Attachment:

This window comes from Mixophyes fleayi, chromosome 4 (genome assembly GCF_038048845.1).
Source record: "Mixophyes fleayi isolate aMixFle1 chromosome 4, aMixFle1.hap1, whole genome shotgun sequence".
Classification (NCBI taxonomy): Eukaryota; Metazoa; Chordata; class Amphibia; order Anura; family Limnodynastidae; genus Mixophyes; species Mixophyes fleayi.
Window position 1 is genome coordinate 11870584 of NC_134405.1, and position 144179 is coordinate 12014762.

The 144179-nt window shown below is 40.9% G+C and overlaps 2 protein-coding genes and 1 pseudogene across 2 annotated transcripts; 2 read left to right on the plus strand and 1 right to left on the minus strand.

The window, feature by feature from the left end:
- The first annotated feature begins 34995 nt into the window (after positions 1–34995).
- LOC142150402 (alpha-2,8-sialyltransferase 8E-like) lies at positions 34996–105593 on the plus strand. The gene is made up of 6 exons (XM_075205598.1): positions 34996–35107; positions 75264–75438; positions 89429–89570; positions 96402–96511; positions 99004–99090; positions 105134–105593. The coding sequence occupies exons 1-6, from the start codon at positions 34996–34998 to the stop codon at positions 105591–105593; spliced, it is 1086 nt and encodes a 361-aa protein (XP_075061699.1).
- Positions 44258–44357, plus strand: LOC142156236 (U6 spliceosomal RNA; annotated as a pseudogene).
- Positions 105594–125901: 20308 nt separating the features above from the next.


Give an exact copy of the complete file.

This window comes from Mixophyes fleayi, chromosome 4 (genome assembly GCF_038048845.1).
Source record: "Mixophyes fleayi isolate aMixFle1 chromosome 4, aMixFle1.hap1, whole genome shotgun sequence".
Classification (NCBI taxonomy): Eukaryota; Metazoa; Chordata; class Amphibia; order Anura; family Limnodynastidae; genus Mixophyes; species Mixophyes fleayi.
Window position 1 is genome coordinate 11870584 of NC_134405.1, and position 144179 is coordinate 12014762.

The 144179-nt window shown below is 40.9% G+C and overlaps 2 protein-coding genes and 1 pseudogene across 2 annotated transcripts; 2 read left to right on the plus strand and 1 right to left on the minus strand.

The window, feature by feature from the left end:
- The first annotated feature begins 34995 nt into the window (after positions 1–34995).
- LOC142150402 (alpha-2,8-sialyltransferase 8E-like) lies at positions 34996–105593 on the plus strand. The gene is made up of 6 exons (XM_075205598.1): positions 34996–35107; positions 75264–75438; positions 89429–89570; positions 96402–96511; positions 99004–99090; positions 105134–105593. The coding sequence occupies exons 1-6, from the start codon at positions 34996–34998 to the stop codon at positions 105591–105593; spliced, it is 1086 nt and encodes a 361-aa protein (XP_075061699.1).
- Positions 44258–44357, plus strand: LOC142156236 (U6 spliceosomal RNA; annotated as a pseudogene).
- Positions 105594–125901: 20308 nt separating the features above from the next.